Finally get your swagger on! When you have bust your balls, been smashed in service, worked the kind of hours that cause amnesty international to hold rallies in central London in support of you and earned the respect (even if it’s begrudging) of your senior chefs, start acting like you belong to be there. Kitchens are like the last cowboy outpost of the wild west, volatile, male orientated, testosterone filled environments where the weak are found out and mercilessly cut loose. There’s no place for you there if you don’t stand up for yourself, people need to know not to fuck with you and to treat you as an equal. You prove you can hack it and you will get the respect needed.
This may all sound a bit harsh and macho and many people will tell you that there is another way, do “lil stages”, find a genteel chef who will treat you with kid gloves, who will value your life experience and rely on your sage counsel, frankly that’s bollox, you know why because as nice as a chef may be it’s the public that will fuck you. They want food, they want it when they are hungry, they want it fast and they want it exactly the way the ordered it and when fucking loads of them turn up wanting all of that at the same time then you are going to get battered on service. Thing is, if this is what you want, if this is really for you then you will want nothing else. Everything you do in a kitchen is just crap you need to get out of the way before service. Yeah it’s fun and you have some great laughs when prepping in a relaxed kitchen, joking around and generally taking the piss out of each other but it’s service you live for. You want to get out there and smash it, knock the fucker out of the park, take on a hungry public and win. The buzz, the adrenaline, the feeling like you took a beating but came out the other side, that’s what you should do this for. You have to be wired wrong to be a chef at the best of times and to give up a perfectly good career to do it you have to be fucking nuts.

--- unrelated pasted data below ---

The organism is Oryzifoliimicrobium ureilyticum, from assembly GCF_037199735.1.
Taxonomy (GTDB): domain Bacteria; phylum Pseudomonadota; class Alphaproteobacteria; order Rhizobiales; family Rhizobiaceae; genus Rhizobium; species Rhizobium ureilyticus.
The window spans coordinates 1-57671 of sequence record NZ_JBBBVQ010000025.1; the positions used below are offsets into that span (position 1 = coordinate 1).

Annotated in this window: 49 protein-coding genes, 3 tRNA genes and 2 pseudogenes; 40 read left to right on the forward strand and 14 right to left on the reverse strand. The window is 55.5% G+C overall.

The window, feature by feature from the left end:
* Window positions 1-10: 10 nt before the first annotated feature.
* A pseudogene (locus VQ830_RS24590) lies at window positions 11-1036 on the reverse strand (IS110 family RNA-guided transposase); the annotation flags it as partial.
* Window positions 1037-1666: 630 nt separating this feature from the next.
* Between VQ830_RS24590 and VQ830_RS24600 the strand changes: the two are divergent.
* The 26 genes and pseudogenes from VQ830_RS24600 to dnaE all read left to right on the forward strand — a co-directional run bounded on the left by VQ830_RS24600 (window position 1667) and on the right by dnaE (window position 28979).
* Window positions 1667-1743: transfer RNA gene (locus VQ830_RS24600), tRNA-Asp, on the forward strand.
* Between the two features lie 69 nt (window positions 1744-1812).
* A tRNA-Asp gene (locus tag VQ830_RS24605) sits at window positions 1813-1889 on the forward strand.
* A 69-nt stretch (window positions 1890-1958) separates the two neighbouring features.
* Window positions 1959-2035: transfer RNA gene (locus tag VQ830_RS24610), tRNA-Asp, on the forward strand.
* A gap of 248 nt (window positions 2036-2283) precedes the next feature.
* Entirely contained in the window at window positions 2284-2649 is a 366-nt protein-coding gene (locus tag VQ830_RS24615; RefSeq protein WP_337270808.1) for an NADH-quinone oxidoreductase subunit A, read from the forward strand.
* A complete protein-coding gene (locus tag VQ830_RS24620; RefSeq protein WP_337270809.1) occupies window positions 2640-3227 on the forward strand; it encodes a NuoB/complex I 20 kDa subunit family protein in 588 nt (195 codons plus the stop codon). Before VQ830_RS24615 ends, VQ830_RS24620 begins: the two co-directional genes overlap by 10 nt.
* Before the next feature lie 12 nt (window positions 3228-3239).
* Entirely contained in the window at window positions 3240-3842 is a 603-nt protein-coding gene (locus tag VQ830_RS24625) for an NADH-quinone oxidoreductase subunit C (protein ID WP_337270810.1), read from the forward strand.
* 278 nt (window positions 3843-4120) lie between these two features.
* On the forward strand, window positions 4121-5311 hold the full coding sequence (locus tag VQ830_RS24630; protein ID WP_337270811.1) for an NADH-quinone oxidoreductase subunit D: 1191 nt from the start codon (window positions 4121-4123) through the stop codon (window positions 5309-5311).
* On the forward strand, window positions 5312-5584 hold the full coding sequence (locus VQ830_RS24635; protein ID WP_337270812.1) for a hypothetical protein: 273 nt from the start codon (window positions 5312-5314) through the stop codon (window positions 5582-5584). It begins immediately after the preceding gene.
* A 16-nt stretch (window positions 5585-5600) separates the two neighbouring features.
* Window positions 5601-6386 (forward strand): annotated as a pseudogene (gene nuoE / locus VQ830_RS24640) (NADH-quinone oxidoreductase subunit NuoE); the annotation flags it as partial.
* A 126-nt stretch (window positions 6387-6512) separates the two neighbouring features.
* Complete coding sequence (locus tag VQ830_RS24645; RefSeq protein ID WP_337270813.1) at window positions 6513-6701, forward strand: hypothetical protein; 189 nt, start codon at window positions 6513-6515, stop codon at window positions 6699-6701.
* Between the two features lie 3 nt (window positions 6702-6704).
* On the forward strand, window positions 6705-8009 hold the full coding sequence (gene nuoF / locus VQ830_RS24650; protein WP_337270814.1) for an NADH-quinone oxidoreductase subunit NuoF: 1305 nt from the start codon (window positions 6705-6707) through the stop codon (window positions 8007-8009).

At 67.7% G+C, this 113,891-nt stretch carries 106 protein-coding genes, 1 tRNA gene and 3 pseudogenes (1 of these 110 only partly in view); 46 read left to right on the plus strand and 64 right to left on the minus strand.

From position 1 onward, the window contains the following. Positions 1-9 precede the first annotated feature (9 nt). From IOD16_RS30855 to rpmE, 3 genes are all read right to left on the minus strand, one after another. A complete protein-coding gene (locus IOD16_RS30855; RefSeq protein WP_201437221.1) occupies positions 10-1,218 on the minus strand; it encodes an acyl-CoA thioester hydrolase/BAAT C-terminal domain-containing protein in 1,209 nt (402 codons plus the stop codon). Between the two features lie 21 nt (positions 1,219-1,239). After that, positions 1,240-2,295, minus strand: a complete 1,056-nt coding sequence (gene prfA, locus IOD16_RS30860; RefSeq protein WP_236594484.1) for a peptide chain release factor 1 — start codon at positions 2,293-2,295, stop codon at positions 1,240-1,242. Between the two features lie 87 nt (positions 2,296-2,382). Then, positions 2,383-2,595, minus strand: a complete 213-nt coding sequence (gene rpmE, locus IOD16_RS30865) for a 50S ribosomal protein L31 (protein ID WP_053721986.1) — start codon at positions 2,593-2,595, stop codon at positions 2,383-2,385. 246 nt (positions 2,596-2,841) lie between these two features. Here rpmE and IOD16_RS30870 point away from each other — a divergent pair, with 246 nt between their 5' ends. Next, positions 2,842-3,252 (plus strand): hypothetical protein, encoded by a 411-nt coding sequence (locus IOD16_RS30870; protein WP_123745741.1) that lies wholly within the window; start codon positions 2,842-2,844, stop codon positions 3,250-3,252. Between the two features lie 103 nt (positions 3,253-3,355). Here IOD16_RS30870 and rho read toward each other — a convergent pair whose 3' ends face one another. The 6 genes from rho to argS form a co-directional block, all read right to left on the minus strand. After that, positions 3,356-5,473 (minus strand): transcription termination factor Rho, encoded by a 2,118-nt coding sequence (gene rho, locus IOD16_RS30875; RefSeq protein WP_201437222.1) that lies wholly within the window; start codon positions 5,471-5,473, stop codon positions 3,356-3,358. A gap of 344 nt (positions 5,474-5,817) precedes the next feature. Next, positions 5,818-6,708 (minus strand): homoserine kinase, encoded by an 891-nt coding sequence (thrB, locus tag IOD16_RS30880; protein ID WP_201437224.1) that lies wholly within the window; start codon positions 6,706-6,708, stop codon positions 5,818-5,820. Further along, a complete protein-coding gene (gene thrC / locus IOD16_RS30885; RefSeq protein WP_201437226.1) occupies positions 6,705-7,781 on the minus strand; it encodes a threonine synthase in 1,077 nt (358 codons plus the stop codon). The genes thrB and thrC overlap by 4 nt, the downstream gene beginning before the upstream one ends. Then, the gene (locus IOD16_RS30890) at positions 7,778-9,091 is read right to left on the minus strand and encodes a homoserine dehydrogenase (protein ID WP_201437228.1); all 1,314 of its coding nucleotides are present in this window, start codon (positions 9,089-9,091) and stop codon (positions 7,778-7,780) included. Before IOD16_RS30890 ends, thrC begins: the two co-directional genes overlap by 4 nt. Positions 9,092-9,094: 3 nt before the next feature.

If you are that crazy, then my friend let me be the first to welcome you to the dark side and if I can help you in anyway then just let me know!